Let go of that stem and back away from the cherry.
It’s for your own good.
You see, that cherry is officially an unapproved drug, at least according to the Einsteins at the FDA.
Obviously, that makes no sense. But it lead me to ask: If cherries are unapproved drugs, what does that make potato chips?
Also compliments of the geniuses at the Food and Drug Administration: Heart healthy, of course!
Fortunately, there may be a way out of this government-inflicted insanity.
Cherries contain antioxidants and other anti-inflammatory components. The scientific evidence behind that statement is irrefutable. But when owners of cherry orchards made those claims and backed them up with links to the evidence, the FDA ruled that the claims “cause your products to be drugs.”
Needless to say, none of the orchard owners had submitted their cherries for approval as drugs, so they were not allowed to continue the claims.
Crazy? Oh…we’re just getting started.
Last year, Dannon settled a dispute with the FDA by paying out $21 million to several states where they had advertised their Activia yogurt and DanActive dairy drink. In those ads they said the products, “help regulate your digestive system…naturally.”
That claim is based on what we know about the benefits of living cultures in probiotics.
But the FDA decided that Dannon was actually claiming that “Activia provided consumers with bowel movements at fixed, uniform or normal intervals.” Clearly, that was not the case, but the agency’s absurd decision ended up costing Dannon millions.
And FDA officials were just as picky and difficult when it came to walnuts.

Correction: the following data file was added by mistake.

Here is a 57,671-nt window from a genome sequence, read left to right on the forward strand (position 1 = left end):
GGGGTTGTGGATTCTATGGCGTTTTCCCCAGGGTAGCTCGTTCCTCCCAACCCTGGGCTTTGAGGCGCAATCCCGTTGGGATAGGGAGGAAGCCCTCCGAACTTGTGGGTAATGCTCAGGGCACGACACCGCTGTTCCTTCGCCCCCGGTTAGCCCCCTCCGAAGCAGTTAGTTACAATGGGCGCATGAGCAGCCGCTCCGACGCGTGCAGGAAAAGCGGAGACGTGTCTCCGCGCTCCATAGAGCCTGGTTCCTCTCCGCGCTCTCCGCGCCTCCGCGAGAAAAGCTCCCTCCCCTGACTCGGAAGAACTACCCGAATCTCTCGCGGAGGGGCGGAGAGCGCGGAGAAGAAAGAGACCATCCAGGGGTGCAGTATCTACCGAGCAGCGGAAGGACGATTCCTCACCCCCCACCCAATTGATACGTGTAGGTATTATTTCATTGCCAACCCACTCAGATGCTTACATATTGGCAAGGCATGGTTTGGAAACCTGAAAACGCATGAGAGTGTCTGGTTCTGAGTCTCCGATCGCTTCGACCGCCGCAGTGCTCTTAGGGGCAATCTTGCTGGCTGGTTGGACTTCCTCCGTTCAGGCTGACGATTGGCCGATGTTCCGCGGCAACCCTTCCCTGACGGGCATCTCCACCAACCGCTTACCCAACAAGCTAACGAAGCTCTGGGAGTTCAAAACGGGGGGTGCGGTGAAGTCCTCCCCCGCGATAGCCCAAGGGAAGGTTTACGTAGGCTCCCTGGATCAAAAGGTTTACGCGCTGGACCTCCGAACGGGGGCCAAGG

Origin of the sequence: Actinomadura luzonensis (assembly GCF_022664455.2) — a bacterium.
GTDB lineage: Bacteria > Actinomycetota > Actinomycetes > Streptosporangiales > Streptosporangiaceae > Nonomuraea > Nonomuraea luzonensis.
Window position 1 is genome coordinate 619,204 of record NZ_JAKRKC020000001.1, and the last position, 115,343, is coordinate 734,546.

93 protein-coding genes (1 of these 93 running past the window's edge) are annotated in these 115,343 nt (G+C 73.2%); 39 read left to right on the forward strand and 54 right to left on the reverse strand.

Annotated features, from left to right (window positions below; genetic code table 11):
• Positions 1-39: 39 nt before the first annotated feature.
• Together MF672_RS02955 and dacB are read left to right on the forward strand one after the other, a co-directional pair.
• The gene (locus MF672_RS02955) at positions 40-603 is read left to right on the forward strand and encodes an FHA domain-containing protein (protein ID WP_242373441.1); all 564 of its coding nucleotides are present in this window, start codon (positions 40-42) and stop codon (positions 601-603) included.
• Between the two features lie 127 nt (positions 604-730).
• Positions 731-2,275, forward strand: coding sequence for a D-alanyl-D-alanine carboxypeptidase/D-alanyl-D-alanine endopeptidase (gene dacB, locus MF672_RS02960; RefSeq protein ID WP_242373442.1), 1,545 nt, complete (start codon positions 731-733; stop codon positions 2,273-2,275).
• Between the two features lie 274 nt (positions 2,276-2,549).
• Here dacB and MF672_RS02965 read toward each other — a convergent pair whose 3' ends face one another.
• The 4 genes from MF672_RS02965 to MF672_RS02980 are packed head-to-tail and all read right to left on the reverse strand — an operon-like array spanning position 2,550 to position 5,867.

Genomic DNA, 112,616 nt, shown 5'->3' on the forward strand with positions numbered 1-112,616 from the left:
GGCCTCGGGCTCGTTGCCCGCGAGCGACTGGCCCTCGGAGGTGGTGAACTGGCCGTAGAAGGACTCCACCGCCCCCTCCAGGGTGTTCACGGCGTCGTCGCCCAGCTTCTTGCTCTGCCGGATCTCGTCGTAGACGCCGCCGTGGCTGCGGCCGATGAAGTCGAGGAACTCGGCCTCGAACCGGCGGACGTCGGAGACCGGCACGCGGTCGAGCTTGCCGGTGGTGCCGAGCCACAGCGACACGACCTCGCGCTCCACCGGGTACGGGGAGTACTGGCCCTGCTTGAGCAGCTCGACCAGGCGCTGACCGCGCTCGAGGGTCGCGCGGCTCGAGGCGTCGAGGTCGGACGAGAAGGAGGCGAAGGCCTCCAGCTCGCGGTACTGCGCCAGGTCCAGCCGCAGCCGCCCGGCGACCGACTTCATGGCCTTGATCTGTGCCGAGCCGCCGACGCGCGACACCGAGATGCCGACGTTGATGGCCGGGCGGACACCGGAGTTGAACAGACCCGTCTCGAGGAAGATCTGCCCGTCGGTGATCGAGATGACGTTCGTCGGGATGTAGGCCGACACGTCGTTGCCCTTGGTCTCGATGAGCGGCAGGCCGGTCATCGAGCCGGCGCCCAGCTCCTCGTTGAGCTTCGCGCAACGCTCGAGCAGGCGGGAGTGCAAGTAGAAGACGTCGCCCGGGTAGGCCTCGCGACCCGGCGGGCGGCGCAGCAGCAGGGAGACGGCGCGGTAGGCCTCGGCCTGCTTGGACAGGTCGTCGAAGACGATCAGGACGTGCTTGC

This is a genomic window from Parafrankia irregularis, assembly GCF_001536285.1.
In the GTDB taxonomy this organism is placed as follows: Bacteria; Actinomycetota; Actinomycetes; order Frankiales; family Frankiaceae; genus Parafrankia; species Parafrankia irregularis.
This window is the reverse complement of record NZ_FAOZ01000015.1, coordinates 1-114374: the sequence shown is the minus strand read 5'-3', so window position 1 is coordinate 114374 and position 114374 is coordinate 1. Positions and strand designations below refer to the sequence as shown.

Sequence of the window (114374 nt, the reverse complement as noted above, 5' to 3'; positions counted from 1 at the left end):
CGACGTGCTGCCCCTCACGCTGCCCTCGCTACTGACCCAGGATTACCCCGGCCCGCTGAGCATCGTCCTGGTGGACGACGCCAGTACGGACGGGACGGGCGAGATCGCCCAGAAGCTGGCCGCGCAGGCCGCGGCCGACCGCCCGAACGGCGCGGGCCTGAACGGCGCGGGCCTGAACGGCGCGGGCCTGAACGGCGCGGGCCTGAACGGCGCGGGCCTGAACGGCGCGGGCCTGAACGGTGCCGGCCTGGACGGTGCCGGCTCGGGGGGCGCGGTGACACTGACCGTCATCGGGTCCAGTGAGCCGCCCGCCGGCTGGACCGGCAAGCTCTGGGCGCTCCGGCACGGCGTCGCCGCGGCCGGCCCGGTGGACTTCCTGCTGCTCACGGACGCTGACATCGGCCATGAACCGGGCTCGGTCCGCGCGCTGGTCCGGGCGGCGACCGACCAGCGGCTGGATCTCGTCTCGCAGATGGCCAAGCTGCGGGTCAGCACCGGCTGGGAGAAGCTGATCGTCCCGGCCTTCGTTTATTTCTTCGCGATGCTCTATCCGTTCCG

They told walnut distributor Diamond Foods that multiple studies showing heart health benefits of walnuts were not sufficient to allow such claims on the Diamond Foods website. Again, the FDA ruled that the health claims classified walnuts as drugs.
Now…if all that seems completely bat-house crazy, brace yourself — seriously — because here’s what the FDA allows Frito-Lay to say about their products…
“You might be surprised at how much good stuff goes into your favorite snack. Good stuff like potatoes, which naturally contain vitamin C and essential minerals. Or corn, one of the world’s most popular grains, packed with thiamin, vitamin B6, and phosphorous — all necessary for healthy bones, teeth, nerves and muscles.”
Potatoes and corn — two of the WORST foods you can eat, even before the processing begins! But wait — there’s more…
“Our all-natural sunflower, corn and soybean oils contain good polyunsaturated and monounsaturated fats, which help lower total and LDL ‘bad’ cholesterol and maintain HDL ‘good’ cholesterol levels, which can support a healthy heart.”
So you CAN’T say cherries provide antioxidants that benefit health, but you CAN clearly tell customers that corn chips help keep bones healthy and potato chips cooked in soybean oil “can support a healthy heart.”
That is true lunacy! In any rational world we’d be able to storm FDA headquarters and take them all away in straitjackets.
As I said earlier, there may be a way out of this government-inflicted insanity. But to do it, we have to go through the government.
Two members of Congress recently introduced the Free Speech about Science Act that will require the FDA to let food producers and supplement makers state health claims when they’re backed up by sound, science-based evidence.
You can help this important effort by contacting your representatives and senators through “Thomas,” a Library of Congress website (thomas.loc.gov).
Let your Congressmen know how vital it is to change these absurd FDA regulations that withhold essential health information and cause companies and growers to spend millions defending ridiculous charges.
I mean, really…aren’t there other “unapproved drugs” that are currently putting us at greater risk than walnuts and cherries???
Jenny Thompson is the Director of the Health Sciences Institute and editor of the HSI e-Alert. Through HSI, she and her team uncover important health information and expose ridiculous health misinformation, most notably through the HSI e-Alert.
Visit www.hsionline.com to sign up for the free HSI e-Alert.
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